Saturday, June 21, 2014

Albion to Manville - June 21, 2014

 Up the Blackstone Canal
It’s the first day of summer, so I had to get out to paddle.  Unfortunately, I had stuff to do at home, so I couldn’t go far.  Frank and I ended up scouting the trip we will do Tuesday night with the Blackstone Valley Paddle Club – the Blackstone River from Albion to Manville. 

It was a beautiful morning when I arrived at the bike path in Albion.  Frank was already there, so we got our gear together and headed up to the put-in above the Albion Dam. 

Below the Manville Dam
Although you can’t see it from the put-in, the Albion Mill Village is one of the best preserved of the Blackstone River’s original mill villages.  The first mill was built here in the 1820s, and was expanded several times after.  The Valley Falls Company constructed the main section of the current mill in 1908. 

We launched from the put-in above the Albion Dam, and paddled up a through a washed out section of the 1828 Blackstone Canal before entering the Blackstone River.  From Albion, it’s a short paddle upstream to the old Manville Mill Village.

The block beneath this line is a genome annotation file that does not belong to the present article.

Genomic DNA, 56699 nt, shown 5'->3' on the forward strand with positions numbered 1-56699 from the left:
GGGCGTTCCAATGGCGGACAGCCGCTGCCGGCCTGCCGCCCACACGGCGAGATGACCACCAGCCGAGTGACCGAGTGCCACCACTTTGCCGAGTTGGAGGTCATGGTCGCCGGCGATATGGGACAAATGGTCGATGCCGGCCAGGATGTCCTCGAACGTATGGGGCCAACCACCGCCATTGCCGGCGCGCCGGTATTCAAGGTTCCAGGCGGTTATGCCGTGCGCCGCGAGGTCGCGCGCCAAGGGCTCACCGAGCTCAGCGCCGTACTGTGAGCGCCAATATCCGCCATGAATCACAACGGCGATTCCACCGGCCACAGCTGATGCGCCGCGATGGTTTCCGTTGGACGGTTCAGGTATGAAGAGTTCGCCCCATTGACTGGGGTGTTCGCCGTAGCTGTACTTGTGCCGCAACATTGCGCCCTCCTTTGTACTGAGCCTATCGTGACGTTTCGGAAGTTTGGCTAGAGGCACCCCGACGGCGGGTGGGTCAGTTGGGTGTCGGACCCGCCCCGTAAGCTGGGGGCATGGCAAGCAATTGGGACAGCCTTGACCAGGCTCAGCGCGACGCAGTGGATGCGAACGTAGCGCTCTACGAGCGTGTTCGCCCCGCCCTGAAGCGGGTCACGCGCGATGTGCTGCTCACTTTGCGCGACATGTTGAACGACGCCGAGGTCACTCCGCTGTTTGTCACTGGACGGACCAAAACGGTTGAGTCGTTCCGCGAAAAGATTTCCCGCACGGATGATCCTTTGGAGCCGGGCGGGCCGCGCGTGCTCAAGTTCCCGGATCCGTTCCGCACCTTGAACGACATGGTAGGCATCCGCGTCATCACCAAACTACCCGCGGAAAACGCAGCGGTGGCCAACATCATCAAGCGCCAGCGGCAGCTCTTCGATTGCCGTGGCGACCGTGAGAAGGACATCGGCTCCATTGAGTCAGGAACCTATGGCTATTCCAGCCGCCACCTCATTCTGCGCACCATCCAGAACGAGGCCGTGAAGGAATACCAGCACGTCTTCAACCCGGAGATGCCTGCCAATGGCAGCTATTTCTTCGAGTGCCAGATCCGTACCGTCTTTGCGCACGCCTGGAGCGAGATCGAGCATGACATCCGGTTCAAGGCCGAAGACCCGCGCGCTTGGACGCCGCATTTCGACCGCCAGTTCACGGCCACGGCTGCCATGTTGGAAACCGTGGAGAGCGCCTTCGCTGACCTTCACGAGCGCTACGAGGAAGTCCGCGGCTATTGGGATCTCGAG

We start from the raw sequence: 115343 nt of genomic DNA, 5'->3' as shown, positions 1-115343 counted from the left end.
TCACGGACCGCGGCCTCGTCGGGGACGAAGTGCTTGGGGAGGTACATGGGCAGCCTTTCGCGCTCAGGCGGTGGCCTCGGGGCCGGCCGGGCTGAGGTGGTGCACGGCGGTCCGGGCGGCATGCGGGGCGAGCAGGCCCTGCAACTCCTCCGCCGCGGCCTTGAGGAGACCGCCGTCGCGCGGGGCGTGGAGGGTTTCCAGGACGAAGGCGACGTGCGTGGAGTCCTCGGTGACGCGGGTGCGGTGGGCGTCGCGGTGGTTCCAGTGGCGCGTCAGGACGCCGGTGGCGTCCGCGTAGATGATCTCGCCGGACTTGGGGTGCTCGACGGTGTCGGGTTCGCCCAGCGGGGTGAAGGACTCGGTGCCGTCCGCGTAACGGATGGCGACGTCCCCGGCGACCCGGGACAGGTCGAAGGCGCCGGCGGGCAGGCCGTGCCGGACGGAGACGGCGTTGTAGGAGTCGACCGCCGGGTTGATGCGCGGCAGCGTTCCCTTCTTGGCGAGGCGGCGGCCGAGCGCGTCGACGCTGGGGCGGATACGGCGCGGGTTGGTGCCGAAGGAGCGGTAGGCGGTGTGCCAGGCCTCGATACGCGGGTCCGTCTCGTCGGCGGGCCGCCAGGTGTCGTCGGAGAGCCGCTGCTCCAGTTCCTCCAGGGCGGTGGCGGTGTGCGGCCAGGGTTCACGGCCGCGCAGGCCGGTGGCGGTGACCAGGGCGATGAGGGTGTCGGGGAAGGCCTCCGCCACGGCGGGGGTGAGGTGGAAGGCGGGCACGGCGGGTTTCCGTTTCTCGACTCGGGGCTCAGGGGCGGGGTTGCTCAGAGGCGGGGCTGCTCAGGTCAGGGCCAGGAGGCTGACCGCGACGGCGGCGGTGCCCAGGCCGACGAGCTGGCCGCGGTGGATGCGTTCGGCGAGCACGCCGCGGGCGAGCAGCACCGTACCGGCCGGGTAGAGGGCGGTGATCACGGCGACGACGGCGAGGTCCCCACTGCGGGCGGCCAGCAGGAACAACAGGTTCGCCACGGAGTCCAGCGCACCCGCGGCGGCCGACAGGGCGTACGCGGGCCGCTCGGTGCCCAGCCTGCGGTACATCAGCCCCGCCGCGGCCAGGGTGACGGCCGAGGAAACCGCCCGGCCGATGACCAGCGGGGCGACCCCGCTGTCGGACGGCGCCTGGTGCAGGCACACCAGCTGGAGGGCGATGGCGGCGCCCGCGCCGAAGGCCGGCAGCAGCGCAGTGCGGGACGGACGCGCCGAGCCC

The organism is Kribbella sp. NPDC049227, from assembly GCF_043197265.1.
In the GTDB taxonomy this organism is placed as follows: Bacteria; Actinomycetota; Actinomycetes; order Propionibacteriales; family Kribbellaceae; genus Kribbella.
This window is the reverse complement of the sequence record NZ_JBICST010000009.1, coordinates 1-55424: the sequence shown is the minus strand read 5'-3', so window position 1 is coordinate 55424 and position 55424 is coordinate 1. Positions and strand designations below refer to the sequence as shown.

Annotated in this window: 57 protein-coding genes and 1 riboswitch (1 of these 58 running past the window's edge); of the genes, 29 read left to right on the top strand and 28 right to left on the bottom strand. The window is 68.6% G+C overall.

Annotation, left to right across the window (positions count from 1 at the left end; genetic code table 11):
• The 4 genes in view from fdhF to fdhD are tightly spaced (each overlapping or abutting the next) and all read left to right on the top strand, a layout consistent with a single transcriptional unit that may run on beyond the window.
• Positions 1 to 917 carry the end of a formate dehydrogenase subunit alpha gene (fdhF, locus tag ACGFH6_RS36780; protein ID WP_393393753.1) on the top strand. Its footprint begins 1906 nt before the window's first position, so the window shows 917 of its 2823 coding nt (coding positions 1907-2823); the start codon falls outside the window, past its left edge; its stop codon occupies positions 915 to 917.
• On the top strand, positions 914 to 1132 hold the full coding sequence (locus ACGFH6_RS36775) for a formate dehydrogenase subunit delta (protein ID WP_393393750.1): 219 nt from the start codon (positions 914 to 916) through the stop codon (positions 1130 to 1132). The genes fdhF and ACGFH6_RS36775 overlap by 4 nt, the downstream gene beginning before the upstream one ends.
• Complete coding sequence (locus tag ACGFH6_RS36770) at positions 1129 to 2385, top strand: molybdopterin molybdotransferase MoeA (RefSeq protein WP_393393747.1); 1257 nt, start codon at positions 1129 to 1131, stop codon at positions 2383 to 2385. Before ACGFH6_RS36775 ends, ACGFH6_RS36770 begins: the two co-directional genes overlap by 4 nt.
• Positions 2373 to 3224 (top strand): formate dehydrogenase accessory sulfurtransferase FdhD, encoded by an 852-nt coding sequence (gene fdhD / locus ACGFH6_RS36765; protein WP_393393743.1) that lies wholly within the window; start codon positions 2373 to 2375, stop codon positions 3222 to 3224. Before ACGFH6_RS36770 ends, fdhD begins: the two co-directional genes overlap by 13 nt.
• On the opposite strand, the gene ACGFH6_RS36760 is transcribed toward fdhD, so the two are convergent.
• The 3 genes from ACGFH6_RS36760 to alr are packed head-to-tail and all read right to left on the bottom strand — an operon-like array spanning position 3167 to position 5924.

Running the last drop
Manville is one of the oldest industrial sites on the Blackstone River.  Industrial activity started there in the late 17th century when the Wilkinson family established a foundry on the site – Unity Furnace.  In 1811, the Unity Manufacturing Company was established to manufacture cotton cloth. By the 1920s, the Manville Mill was the largest textile mill in the United States with over 5,000 employees.  It was significantly damaged in 1955 during the floods resulting from Hurricane Carol, and completely destroyed in a fire a few weeks later. 

The water was shallow as we approached the Manville Dam (1 foot, 200 cfs on the Woonsocket gage), but I was able to paddle up the first drop, through the piers, and up to the Manville Hill Road Bridge.  From there, I carried up to the dam to run the easy rapids below the dam.  It should be a nice run with the paddle club on Tuesday.

Albion Mill - c. 1874 and 1909
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1 comment:

  1. Canoeing and history...the perfect combination.... thanks!

    ReplyDelete